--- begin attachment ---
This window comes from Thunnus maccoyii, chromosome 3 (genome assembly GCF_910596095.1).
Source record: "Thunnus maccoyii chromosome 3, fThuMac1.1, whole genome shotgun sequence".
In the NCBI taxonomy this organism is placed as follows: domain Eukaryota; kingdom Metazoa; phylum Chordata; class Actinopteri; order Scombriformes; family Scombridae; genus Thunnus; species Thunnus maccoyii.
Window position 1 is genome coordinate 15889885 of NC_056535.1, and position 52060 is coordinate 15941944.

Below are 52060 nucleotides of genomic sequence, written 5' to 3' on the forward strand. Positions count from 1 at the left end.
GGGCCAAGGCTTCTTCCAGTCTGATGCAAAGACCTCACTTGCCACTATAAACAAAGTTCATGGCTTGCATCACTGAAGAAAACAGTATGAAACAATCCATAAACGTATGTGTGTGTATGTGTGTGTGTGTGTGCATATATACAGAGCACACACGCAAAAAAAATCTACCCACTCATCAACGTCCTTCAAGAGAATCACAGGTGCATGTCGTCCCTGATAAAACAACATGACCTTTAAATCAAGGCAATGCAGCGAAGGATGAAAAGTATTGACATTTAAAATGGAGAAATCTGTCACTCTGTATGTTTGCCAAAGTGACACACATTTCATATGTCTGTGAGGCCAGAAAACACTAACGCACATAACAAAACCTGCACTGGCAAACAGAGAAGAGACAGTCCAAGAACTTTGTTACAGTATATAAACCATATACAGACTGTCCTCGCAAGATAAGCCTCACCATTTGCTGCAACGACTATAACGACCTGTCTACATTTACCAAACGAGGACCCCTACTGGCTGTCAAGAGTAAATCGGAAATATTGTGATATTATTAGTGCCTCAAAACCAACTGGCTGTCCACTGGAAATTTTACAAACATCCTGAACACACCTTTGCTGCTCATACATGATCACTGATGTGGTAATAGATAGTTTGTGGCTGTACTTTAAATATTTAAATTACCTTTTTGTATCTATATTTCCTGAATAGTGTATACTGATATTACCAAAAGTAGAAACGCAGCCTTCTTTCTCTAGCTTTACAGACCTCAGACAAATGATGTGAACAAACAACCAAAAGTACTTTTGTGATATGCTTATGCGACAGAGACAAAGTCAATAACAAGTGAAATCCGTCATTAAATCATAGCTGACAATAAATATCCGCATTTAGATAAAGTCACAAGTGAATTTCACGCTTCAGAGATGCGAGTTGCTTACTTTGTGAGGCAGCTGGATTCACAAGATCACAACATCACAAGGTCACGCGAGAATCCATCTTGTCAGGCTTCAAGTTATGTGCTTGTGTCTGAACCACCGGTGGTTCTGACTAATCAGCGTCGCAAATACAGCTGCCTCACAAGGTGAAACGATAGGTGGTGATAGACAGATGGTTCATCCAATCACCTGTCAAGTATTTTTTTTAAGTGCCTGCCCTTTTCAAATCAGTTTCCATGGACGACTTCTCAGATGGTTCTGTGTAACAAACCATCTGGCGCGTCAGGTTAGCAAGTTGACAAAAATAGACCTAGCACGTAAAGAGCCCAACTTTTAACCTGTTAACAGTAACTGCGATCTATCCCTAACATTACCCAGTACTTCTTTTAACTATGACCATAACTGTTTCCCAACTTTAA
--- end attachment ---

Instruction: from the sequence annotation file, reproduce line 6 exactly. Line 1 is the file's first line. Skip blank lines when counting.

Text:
GGGCCAAGGCTTCTTCCAGTCTGATGCAAAGACCTCACTTGCCACTATAAACAAAGTTCATGGCTTGCATCACTGAAGAAAACAGTATGAAACAATCCATAAACGTATGTGTGTGTATGTGTGTGTGTGTGTGCATATATACAGAGCACACACGCAAAAAAAATCTACCCACTCATCAACGTCCTTCAAGAGAATCACAGGTGCATGTCGTCCCTGATAAAACAACATGACCTTTAAATCAAGGCAATGCAGCGAAGGATGAAAAGTATTGACATTTAAAATGGAGAAATCTGTCACTCTGTATGTTTGCCAAAGTGACACACATTTCATATGTCTGTGAGGCCAGAAAACACTAACGCACATAACAAAACCTGCACTGGCAAACAGAGAAGAGACAGTCCAAGAACTTTGTTACAGTATATAAACCATATACAGACTGTCCTCGCAAGATAAGCCTCACCATTTGCTGCAACGACTATAACGACCTGTCTACATTTACCAAACGAGGACCCCTACTGGCTGTCAAGAGTAAATCGGAAATATTGTGATATTATTAGTGCCTCAAAACCAACTGGCTGTCCACTGGAAATTTTACAAACATCCTGAACACACCTTTGCTGCTCATACATGATCACTGATGTGGTAATAGATAGTTTGTGGCTGTACTTTAAATATTTAAATTACCTTTTTGTATCTATATTTCCTGAATAGTGTATACTGATATTACCAAAAGTAGAAACGCAGCCTTCTTTCTCTAGCTTTACAGACCTCAGACAAATGATGTGAACAAACAACCAAAAGTACTTTTGTGATATGCTTATGCGACAGAGACAAAGTCAATAACAAGTGAAATCCGTCATTAAATCATAGCTGACAATAAATATCCGCATTTAGATAAAGTCACAAGTGAATTTCACGCTTCAGAGATGCGAGTTGCTTACTTTGTGAGGCAGCTGGATTCACAAGATCACAACATCACAAGGTCACGCGAGAATCCATCTTGTCAGGCTTCAAGTTATGTGCTTGTGTCTGAACCACCGGTGGTTCTGACTAATCAGCGTCGCAAATACAGCTGCCTCACAAGGTGAAACGATAGGTGGTGATAGACAGATGGTTCATCCAATCACCTGTCAAGTATTTTTTTTAAGTGCCTGCCCTTTTCAAATCAGTTTCCATGGACGACTTCTCAGATGGTTCTGTGTAACAAACCATCTGGCGCGTCAGGTTAGCAAGTTGACAAAAATAGACCTAGCACGTAAAGAGCCCAACTTTTAACCTGTTAACAGTAACTGCGATCTATCCCTAACATTACCCAGTACTTCTTTTAACTATGACCATAACTGTTTCCCAACTTTAA